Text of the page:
problems usually addressed by Semiotics of culture: what is the heuristic potential of this notion, compared to a perspective which aims to address the “logics of culture”? May it bridge textualist and
culturalist Semiotics?

-Forms of life, life-styles, aesthetics of the everyday: on the one hand, forms of life have often been analyzed by Semiotics and especially Sociosemiotics, although sometimes using different phrasings and concepts (practices, social behaviors, life-styles, etc.), on the other hand, many disciplines close to Semiotics (Philosophy of Language, Aesthetics, Anthropology, Sociology of Cultural Processes, Cognitive Sciences, Literary Studies…) have used it, or theorized on it, in forms which are more or less compatible with Semiotics. What is the semiotic specificity of the notion of form of life and its semiotic
pertinence in relation to the phenomenona it wants to designate?

More precisely, with regard to body social uses, the areas for which we are requesting papers are, for instance:

-Fashion and clothing: a classic topic for Semiotics which, if reframed in terms of forms of life, could pinpoint new directions of research. This thematic area may include also tattoos, piercing and scarification cultures, which lie midway between fashion trends and anthropological
rituals, highlighting the cosmetic treatment of the body as an authentic lifestyle; but also, more widely, all those objects with which bodies continually relate producing “hybrids” of various types;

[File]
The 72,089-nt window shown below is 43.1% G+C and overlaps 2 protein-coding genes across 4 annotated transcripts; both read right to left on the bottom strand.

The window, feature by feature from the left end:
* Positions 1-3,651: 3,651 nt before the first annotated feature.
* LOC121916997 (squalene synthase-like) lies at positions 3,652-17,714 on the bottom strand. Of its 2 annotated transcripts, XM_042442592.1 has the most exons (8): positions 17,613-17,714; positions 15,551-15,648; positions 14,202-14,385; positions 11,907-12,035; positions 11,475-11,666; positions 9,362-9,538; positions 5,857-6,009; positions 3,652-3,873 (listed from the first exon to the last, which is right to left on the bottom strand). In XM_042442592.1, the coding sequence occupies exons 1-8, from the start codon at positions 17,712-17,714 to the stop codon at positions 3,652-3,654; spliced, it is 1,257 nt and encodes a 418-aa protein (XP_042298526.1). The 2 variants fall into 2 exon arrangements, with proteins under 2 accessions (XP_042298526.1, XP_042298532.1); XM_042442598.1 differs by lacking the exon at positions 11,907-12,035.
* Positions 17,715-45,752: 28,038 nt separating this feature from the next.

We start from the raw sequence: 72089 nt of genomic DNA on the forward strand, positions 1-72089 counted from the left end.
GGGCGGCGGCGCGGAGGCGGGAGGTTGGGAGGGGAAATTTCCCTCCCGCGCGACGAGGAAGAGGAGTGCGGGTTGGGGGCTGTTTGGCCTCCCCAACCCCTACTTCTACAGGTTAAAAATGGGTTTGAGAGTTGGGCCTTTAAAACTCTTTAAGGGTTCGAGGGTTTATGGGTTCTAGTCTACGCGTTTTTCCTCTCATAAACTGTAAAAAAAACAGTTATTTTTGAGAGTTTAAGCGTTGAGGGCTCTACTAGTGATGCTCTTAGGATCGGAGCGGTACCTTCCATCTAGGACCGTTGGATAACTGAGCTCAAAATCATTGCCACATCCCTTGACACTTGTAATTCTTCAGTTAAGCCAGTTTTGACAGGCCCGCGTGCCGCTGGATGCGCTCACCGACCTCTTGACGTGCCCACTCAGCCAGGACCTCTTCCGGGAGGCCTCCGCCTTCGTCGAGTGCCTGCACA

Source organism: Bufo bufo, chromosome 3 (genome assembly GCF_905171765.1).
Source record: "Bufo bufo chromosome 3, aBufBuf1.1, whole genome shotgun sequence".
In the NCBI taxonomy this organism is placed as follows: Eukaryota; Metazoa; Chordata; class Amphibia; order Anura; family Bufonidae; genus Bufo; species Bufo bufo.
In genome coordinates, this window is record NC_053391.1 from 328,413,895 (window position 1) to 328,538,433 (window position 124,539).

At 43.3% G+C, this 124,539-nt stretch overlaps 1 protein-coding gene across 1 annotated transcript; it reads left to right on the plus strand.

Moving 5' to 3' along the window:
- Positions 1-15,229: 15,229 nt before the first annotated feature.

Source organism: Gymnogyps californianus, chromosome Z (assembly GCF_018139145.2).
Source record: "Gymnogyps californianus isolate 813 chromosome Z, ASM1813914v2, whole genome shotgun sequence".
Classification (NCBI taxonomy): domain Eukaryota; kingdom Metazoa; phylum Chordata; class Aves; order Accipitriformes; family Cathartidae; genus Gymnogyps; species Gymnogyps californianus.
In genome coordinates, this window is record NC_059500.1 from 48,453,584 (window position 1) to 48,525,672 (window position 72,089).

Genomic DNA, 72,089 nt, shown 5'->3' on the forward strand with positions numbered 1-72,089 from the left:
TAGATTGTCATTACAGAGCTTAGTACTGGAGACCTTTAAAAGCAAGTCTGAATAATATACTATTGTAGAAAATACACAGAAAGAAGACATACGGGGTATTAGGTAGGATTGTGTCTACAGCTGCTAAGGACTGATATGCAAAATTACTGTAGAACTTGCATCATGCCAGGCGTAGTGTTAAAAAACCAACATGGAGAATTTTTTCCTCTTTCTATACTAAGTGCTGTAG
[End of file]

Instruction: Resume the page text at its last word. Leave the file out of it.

-The so-called “food tribes” – vegetarians, vegans, raw foodists, paleo, sushists, gluten-free people, no-carb people, etc. – for which food is an actual ideology, defining also an ethics, a metaphysics and a
politics as well. Dietology and all the related issues trace back to such “food ideologies”, recalling the ancient Greek notion of “good citizen”, which combines dietary regimes and meaning regimes;

-Sports, including gyms but also all the strategies of body reformation (transformation) and conformation (alignment to standards), not just for recreational purposes, but in view of processes of (both individual and social) identity claiming;

-The long-standing point at issue with regard to medical science and health discourses, which lean more and more towards a mythological acclamation and/or a social downgrading of it: whatever happened to the ill body standing in front of the medical eye? And to what extent does
the latter aim at re-establishing health rather than simply to a performance improvement (at all levels) of the healthy body?

-The recurrent theme, in Semiotics, associated with the manifold developments of life/death semantic opposition, whose apparent universality maybe deserves today a theoretical rethinking, in the light
of the current differing ways to consider the beginning and the end of life, as well as practices of commemoration of the dead.

*_Submission and deadlines:_*

– 05/10/2018: submission of an abstract no longer than 500 words (plus a bibliography and a short biography)

– 15/10/2018: notification of abstract acceptance or refusal

– 31/01/2019: full paper submission

Abstract will be selected through a preliminary editorial review. All papers will be double-blind peer reviewed.

Abstract and papers must be sent to the following addresses: <> <> <>

Accepted languages: English, French, Italian.